There was debate raging in Rhonda Allison's first-grade class at Fremont Elementary School on Friday afternoon.
Half the class was screaming "mouse," the other half hollering "tree." On the screen in front of the 14 students were pictures of things depicted in "Green Eggs and Ham" by Dr. Seuss.
The students were playing a memory game, guessing the order of appearance of eight items from the book, as part of Read Across America Day, held in conjunction with the birthday of Theodor Seuss Geisel, better known as Dr. Seuss. Friday would have been the author's 103rd birthday.
Allison's class has been integrating Dr. Seuss into daily learning for more than a week, including many lessons derived from reading his books. The children read "If I Ran the Zoo," then wrote their own version.
Friday, the class read "Green Eggs and Ham," then experienced the dish for themselves.
"The green eggs and ham was good. I liked it, but it looked weird," said Calli Hess, 6. "We learned that today was his birthday."
The lessons will continue next week when the class reads "The Lorax" then "Oh the Places You'll Go," Seuss' final book.
Read Across America Day was created 10 years ago by the National Education Association and is held annually on Dr. Seuss' birthday. Events including guest readers, poetry jams, reading contests and birthday parties are held throughout the country as part of the celebration.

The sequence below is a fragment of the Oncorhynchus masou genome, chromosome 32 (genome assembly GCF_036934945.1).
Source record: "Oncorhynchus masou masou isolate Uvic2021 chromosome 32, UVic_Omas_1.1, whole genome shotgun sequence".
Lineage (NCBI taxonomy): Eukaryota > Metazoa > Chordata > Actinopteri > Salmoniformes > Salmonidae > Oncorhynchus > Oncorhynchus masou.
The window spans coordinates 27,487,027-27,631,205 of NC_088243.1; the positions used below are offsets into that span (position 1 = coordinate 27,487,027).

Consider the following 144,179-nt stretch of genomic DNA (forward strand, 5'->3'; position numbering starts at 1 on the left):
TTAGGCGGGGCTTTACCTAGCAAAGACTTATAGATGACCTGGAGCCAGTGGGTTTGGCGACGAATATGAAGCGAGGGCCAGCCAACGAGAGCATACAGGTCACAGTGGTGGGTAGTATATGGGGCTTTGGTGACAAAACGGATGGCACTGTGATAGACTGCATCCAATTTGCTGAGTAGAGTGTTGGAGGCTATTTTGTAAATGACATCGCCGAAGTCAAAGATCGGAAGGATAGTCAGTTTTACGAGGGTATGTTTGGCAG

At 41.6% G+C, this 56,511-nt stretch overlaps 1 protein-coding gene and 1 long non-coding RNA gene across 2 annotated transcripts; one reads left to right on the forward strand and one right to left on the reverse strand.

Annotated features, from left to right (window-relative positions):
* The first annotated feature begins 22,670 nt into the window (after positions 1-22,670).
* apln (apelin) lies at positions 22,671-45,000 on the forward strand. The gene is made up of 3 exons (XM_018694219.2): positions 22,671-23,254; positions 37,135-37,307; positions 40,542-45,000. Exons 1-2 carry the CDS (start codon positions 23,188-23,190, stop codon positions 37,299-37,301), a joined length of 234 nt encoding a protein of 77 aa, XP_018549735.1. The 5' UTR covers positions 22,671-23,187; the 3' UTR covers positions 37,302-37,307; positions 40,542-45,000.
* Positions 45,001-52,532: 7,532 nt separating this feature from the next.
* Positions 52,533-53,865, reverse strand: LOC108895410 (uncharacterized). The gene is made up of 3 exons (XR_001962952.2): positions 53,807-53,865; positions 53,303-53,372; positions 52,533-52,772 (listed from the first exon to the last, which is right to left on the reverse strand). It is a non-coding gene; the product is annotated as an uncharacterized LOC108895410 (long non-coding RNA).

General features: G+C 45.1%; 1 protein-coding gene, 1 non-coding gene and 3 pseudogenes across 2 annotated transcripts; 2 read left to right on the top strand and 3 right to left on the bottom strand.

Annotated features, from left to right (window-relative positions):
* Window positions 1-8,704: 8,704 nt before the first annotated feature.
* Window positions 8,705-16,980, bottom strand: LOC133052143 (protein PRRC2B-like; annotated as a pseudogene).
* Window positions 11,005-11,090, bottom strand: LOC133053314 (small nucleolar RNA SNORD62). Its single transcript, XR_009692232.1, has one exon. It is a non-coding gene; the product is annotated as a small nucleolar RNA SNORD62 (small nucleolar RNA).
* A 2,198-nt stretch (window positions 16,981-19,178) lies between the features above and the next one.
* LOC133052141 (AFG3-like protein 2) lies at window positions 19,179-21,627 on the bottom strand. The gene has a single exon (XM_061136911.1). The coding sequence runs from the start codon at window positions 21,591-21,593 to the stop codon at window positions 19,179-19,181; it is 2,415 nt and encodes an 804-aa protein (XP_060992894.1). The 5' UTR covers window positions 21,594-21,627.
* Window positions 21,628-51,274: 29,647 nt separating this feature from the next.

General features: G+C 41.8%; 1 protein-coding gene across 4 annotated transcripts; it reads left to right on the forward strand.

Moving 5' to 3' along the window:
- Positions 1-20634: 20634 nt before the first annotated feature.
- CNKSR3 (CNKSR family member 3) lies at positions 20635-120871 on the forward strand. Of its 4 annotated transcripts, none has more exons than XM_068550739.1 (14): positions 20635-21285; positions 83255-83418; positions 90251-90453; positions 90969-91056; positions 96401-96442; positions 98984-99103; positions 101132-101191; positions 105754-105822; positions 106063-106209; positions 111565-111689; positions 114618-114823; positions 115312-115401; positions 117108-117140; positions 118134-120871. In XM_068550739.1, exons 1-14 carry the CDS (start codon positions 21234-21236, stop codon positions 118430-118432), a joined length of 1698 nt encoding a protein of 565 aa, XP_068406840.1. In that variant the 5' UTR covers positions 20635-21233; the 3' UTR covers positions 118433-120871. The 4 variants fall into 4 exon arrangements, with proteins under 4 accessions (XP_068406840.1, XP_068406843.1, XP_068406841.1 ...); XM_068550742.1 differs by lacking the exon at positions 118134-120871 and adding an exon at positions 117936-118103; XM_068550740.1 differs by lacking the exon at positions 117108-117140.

Students could also send an electronic birthday card to the Cat in the Hat, with more than 775,000 cards counted by Friday afternoon.
Nevada legislators even took time to acknowledge the day, as Assemblyman Bernie Anderson, D-Sparks, adorned in a red-and-white-striped hat, read "I Can Read With My Eyes Closed" during Friday's session.
Assembly Speaker Barbara Buckley, D-Las Vegas, introduced Anderson with a seussian-style poem she wrote about him. Anderson is a past director of the Nevada National Education Association.
But at Fremont, the focus was on the next answer in the Dr. Seuss memory game.
Allison asked the class which answer the wanted.
"I don't know," chirped one student.
"Why don't we just write it down," said another.
After a brief discussion, the group agreed on "tree."
The correct answer turned out to be "mouse."
• Contact reporter Jarid Shipley at firstname.lastname@example.org or 881-1217.